Written by: Errol Archer
After two years of examining how the care home market treats consumers, the Competition and Markets Authority has today published guidance for providers. It has the backing of the Care Minister, Caroline Dinenage who speaks of being determined to protect residents by stamping out unfair practices and secretive fees. During the market study, CMA opened investigations in June 2017 into some providers and secured undertakings from Maria Mallaband Care Group and Sunrise Senior Living Ltd.
In an open letter to providers, George Lusty, Senior Director, Consumer Protection, stresses that “CMA’s advice is there to help you comply with the law” while warning that care homes that are not complying, “risk facing enforcement action”. The CMA will work closely with Trading Standards Services and CQC to monitor and enforce compliance, so the sector needs to take action now. It should be noted that the market study looked only into residential care homes and nursing homes for people over 65 but the advice will be useful to all providers in the sector. From November 2019, CMA will carry out a compliance review to assess the progress care homes have made. Prudent providers will act on the guidance now.
CMA published three documents today:
All three documents are on CMA’s website page here: (https://www.gov.uk/government/ations/care-homes-consumer-law-advice-for-providers)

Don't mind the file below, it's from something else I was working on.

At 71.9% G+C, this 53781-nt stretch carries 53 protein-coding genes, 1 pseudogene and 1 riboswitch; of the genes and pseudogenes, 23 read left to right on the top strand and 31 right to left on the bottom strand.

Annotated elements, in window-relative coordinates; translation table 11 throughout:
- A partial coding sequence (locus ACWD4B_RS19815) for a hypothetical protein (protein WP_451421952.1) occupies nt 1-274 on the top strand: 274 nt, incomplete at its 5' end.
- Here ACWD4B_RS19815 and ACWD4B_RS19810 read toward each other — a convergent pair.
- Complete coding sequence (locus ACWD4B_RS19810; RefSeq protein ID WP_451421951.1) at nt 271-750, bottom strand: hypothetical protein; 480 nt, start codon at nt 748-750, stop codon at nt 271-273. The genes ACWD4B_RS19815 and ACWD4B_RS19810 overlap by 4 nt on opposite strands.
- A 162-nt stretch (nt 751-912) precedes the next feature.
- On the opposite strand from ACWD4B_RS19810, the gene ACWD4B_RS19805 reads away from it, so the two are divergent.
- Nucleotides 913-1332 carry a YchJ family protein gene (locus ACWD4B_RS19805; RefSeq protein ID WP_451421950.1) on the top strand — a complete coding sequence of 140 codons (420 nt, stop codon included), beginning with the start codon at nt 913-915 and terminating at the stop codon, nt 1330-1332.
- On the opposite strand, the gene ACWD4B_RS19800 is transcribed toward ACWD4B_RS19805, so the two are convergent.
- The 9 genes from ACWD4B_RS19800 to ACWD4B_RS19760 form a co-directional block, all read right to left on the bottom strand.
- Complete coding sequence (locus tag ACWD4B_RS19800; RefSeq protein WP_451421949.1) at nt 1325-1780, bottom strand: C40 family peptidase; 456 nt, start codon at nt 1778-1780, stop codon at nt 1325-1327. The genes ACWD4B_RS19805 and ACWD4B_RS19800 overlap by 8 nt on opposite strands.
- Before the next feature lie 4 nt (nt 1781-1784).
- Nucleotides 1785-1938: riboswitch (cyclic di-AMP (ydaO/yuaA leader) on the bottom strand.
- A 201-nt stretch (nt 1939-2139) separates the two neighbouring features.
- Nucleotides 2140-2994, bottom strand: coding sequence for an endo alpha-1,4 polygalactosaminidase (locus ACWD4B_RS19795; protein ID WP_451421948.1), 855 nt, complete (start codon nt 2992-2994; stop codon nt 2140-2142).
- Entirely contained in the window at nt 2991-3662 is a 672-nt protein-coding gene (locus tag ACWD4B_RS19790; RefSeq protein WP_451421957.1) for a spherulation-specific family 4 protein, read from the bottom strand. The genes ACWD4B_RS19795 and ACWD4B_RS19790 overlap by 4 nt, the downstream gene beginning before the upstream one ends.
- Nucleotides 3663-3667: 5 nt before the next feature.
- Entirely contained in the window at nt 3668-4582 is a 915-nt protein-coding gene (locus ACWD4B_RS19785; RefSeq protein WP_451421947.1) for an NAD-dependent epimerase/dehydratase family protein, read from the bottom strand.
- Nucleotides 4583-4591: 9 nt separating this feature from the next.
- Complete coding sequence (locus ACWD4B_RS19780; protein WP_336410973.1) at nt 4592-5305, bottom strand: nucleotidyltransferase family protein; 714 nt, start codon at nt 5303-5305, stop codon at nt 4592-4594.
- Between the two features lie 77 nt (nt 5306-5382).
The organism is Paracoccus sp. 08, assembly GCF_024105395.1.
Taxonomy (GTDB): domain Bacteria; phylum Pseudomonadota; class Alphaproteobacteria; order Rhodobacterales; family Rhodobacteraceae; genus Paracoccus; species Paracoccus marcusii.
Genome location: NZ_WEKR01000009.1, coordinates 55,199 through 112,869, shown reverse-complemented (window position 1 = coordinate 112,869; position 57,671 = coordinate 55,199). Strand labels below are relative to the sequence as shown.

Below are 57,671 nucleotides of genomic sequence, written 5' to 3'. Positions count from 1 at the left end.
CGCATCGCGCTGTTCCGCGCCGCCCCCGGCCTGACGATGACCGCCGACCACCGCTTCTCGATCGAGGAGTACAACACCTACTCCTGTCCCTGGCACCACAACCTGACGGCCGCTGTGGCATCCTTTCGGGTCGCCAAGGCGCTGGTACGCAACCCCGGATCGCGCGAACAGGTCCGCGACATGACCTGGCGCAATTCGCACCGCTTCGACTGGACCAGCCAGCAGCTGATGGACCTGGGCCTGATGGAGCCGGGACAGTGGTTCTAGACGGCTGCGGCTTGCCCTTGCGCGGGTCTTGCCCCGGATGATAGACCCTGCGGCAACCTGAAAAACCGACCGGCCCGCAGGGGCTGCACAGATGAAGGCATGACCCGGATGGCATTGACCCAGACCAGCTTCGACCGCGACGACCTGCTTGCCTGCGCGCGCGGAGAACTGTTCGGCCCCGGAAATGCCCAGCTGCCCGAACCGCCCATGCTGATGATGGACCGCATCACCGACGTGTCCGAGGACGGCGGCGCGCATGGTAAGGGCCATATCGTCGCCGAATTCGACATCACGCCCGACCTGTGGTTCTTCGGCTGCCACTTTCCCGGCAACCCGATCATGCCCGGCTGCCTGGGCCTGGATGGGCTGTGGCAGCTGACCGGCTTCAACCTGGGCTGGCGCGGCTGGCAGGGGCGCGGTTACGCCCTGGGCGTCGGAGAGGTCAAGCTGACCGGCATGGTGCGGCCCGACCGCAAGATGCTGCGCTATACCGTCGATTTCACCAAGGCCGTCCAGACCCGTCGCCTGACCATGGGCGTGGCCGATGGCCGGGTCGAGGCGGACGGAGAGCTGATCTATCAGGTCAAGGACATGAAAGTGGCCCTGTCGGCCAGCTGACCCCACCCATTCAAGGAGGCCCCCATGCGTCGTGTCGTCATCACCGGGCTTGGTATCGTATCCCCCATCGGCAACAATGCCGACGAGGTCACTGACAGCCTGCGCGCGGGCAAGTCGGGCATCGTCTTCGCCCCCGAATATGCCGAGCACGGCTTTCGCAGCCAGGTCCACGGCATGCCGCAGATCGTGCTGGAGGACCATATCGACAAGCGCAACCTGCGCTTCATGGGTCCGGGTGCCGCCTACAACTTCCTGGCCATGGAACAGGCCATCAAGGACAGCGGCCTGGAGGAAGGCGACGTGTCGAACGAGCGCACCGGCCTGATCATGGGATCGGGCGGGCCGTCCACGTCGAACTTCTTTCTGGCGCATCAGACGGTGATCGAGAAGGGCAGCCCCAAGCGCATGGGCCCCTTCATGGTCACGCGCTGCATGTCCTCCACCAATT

CMA’s guidance must be taken in context. It is CMA’s current view but it is not a substitute for the underlying consumer law itself which providers must comply with and ultimately the courts, not CMA, would interpret the application of the law in individual cases. That said, providers can be left in no doubt that where CMA or Trading Standards Services (who will work closely with CQC) find that a provider is not complying with consumer law, enforcement action should be expected. The guidance applies to providers running care homes anywhere in the UK.
Whether or not you agree with the policy behind consumer law or the reach of the law itself, it is fair to say that CMA’s guidance is well drafted, thoughtfully laid out and clearly aimed at informing and assisting the sector to comply.
The guidance covers four areas, namely:
Key Information includes funding arrangements permissible at the home, key features of the services offered (e.g. types of care service offered, information about rooms, facilities, services available, number of beds at the home and staffing arrangements), particularly important or surprising terms and conditions (e.g. how self-funding fees may change) and fees and charges (including permissible up-front fees, how deposits will be protected and refunded, optional extras and unavoidable additional costs such as to attend medical appointments).
Important additional information (e.g. about trial periods or how residential contracts can be ended) must be provided in good time and, at the latest, by the time that a care needs assessment is carried out. A copy of the standard contract / terms and conditions must also be provided before the care needs assessment.
CMA repeats, in both its open letter to providers and the guidance, a number of steps that providers should take now:
Practical steps to consider
As the guidance applies to all relevant providers in the sector, there is a level playing field. So, I would encourage providers to focus on how they can use the new guidance as a ‘good news story’ to communicate a positive message to existing and potential residents and relatives, in order to give achieve a competitive advantage.
Errol Archer Consultant Solicitor Advocate (Civil) Health & Social Care Law Expert Regulation | Compliance | Advocacy
Errol's LinkedIn can be found here.